Cloud computing isn’t just growing; it’s booming and it’s contagious. The fledgling cloud sector of IT has experienced more than just tremendous job growth in the last two years; new data shows the sector is creating a new economic model for many businesses, generating opportunity and job growth well beyond cloud software companies.
In the next five years, cloud computing has the potential to add 4720,000 new jobs and $100 billion to the global economy, according according to a study, “Job Growth in the Forecast: How Cloud Computing is Generating New Business Opportunities and Fueling Job Growth in the United States,” by the Sand Hill Group and SAP.
“The cloud transformation is like the industrial revolution before it – the cloud transforms traditional business models into models that are delivered through software and the Internet,” said Ben Irvine, vice president of operations for M5 Networks, which specializes in cloud-based phone systems. “Think about TurboTax and the impact on jobs. Fewer accountants are needed for basic tax returns, but new jobs such as software developers, product managers, systems engineers, network engineers, and support representatives have been created.”
Where are the jobs?
As the cloud continues to become a vital part of enterprise operations, the jobs generated by cloud computing will be mainly in programming, engineering, technical customer service, business development, sales and marketing, said Raj Sheth, CEO with Recruiterbox, which develops recruiting software for corporate human resources departments.
“While jobs might be added all over IT spheres, like big companies making servers or enterprise software, there are a large number of cloud companies coming up (that) have a low cost of entry,” Sheth said. “Thus many people can start these companies and write this software. With all the tech platforms available, you don’t need expensive technology, like servers and licenses, to start a software company and you don’t need a sales force to sell any licenses, since it’s just available on a website and folks can sign into these tools just like email.”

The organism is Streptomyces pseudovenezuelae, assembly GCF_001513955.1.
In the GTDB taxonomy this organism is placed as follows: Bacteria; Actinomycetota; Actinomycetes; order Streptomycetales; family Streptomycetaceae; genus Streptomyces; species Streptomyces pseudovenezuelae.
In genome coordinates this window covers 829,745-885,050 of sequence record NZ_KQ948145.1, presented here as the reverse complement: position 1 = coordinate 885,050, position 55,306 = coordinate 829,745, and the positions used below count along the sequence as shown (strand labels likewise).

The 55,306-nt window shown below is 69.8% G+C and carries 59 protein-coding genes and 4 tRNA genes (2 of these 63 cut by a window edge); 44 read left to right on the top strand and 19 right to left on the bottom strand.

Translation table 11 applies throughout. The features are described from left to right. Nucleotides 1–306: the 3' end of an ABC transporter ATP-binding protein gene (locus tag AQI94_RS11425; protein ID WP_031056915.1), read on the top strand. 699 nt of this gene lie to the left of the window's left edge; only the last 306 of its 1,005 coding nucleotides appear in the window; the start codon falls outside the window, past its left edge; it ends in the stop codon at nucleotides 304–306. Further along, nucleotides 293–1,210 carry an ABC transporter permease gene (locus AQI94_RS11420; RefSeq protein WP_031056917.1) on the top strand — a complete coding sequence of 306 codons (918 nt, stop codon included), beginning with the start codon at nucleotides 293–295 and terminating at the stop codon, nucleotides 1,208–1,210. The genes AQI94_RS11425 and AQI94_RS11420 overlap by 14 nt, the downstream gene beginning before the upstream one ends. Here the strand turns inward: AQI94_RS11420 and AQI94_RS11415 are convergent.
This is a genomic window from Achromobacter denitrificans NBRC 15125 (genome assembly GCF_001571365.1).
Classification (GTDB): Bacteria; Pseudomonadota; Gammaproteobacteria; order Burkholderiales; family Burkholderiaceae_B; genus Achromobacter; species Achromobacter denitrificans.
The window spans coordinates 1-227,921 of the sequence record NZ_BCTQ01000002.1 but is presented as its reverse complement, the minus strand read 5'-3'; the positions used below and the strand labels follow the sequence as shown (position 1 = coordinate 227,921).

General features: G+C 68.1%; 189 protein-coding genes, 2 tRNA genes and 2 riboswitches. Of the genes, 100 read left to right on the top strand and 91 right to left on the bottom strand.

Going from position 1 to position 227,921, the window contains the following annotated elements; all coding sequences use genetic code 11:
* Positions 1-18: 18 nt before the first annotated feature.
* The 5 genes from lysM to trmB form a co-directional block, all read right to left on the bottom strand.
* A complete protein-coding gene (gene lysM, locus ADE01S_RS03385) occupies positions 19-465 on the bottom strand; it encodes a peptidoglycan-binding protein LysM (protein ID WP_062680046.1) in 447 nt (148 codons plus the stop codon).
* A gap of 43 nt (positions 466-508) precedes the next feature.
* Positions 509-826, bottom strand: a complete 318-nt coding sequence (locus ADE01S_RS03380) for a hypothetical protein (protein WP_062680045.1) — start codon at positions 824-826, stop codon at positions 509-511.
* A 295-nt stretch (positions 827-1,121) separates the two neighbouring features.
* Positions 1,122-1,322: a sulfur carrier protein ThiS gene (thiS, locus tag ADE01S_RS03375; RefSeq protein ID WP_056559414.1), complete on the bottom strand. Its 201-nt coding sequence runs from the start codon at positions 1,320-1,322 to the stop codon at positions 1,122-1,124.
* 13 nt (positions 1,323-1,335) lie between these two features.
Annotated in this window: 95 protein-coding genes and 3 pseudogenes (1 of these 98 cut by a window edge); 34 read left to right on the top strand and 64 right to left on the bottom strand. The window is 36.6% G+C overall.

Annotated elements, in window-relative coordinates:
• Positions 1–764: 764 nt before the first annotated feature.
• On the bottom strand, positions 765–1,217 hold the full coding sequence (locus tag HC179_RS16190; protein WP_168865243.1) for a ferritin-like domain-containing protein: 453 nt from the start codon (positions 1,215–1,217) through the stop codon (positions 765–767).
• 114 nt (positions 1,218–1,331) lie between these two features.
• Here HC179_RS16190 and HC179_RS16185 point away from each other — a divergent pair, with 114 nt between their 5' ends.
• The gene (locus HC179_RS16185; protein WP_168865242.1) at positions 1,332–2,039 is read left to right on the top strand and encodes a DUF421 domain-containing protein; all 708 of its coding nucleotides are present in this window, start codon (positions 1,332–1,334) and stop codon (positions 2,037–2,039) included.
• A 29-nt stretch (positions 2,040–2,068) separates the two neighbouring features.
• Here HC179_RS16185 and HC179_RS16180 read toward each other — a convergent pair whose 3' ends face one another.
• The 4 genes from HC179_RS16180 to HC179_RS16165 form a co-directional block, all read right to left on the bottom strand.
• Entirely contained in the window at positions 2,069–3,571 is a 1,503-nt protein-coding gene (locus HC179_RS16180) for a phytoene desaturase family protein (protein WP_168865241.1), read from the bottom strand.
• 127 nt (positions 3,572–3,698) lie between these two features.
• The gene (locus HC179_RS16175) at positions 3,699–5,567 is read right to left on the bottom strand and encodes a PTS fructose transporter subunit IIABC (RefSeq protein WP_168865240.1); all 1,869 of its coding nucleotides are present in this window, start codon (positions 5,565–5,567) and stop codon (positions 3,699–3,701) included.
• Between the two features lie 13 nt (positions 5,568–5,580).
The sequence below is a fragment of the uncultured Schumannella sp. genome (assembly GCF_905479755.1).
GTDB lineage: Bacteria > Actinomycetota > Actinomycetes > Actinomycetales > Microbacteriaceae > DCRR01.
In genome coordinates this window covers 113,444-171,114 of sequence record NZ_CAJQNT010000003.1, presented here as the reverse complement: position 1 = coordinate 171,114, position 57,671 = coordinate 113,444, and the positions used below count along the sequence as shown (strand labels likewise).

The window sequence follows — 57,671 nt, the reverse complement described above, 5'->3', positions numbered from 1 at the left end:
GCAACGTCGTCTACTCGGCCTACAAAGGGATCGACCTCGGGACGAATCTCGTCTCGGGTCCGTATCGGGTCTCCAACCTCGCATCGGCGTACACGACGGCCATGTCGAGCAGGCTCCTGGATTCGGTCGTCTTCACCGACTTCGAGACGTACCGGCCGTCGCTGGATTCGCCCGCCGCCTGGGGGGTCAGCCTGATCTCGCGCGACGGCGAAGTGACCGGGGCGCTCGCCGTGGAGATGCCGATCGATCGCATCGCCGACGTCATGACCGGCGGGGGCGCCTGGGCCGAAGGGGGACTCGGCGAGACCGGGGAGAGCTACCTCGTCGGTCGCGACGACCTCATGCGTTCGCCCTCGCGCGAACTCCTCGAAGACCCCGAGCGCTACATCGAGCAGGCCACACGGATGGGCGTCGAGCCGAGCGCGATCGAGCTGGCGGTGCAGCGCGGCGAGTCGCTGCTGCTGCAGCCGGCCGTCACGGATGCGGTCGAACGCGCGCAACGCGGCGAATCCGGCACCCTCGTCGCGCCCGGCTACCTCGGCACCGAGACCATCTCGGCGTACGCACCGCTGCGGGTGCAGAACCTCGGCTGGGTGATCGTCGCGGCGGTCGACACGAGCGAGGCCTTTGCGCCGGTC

It can also open up more employment opportunities at nontechnical companies who adopt cloud platforms. Money saved on technical support can be used to hire in other areas that are unrelated to technology, such as sales or administrative staff. It also widens the geographic area of the employee base. “The cloud enables people who have limited transport or don’t live near jobs to work, and employers to tap talent that they couldn’t before,” Irvine said. “It enables a distributed, ‘work from anywhere’ society.”
Off the ground
The cloud may make it easier for start up companies to get off the ground, as well. That was the experience of Zane Moi, who recently began a business called Tree Crunch, a company that helps organizations leverage social media platforms.
“I was, until this past January, at a large corporation,” Moi said. “In January, I headed out on my own — with two other technical co-founders — to do a new web startup. With the confluence of the cloud and open-source, it’s never been easier to build a start-up.”
“Instead of having to budget to build out infrastructure, we are investing in technical staff — front and back end developers, a graphic artist and a data admin,” he said. “These are four jobs that didn’t exist before — and even say five or six years ago, wouldn’t have been able to exist — because the money we’ve invested in the business would have had to have been invested in equipment, and renting racks in a data center. The cloud has made it easier to start up businesses, but also allowed firms like mine to invest in people from the onset, versus just hardware.”
The biggest factor is that the economy will no longer be dependent on very large companies and their fate, Sheth said.
“As smaller companies develop and do well, the load of employment and economic activity will be more evenly spread,” he said. “The adoption of cloud-based tools by consumers and businesses will further lead to more small companies serving the market as a whole, and not just a couple of large companies.”
About the Authors: Patrick Burke is a writer and editor based in the greater New York area and occasionally blogs for Rackspace Hosting.